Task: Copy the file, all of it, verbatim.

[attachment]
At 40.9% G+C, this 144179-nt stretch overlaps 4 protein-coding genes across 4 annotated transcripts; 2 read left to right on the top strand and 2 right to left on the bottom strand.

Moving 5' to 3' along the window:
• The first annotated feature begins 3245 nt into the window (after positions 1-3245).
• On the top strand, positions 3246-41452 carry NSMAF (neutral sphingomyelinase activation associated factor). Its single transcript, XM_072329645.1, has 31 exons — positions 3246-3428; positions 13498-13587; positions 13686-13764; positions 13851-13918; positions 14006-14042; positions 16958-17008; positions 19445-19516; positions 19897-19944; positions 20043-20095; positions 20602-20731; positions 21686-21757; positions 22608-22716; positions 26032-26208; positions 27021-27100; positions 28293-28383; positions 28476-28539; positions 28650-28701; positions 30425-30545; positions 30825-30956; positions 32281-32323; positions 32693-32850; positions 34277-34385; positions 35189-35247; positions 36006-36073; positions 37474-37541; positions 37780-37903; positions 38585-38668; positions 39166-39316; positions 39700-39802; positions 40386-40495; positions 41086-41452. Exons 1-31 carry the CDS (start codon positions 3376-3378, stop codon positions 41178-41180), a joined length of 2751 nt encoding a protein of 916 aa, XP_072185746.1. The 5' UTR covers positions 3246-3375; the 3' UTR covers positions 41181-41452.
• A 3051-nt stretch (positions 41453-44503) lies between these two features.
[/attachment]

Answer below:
At 40.9% G+C, this 144179-nt stretch overlaps 4 protein-coding genes across 4 annotated transcripts; 2 read left to right on the top strand and 2 right to left on the bottom strand.

Moving 5' to 3' along the window:
• The first annotated feature begins 3245 nt into the window (after positions 1-3245).
• On the top strand, positions 3246-41452 carry NSMAF (neutral sphingomyelinase activation associated factor). Its single transcript, XM_072329645.1, has 31 exons — positions 3246-3428; positions 13498-13587; positions 13686-13764; positions 13851-13918; positions 14006-14042; positions 16958-17008; positions 19445-19516; positions 19897-19944; positions 20043-20095; positions 20602-20731; positions 21686-21757; positions 22608-22716; positions 26032-26208; positions 27021-27100; positions 28293-28383; positions 28476-28539; positions 28650-28701; positions 30425-30545; positions 30825-30956; positions 32281-32323; positions 32693-32850; positions 34277-34385; positions 35189-35247; positions 36006-36073; positions 37474-37541; positions 37780-37903; positions 38585-38668; positions 39166-39316; positions 39700-39802; positions 40386-40495; positions 41086-41452. Exons 1-31 carry the CDS (start codon positions 3376-3378, stop codon positions 41178-41180), a joined length of 2751 nt encoding a protein of 916 aa, XP_072185746.1. The 5' UTR covers positions 3246-3375; the 3' UTR covers positions 41181-41452.
• A 3051-nt stretch (positions 41453-44503) lies between these two features.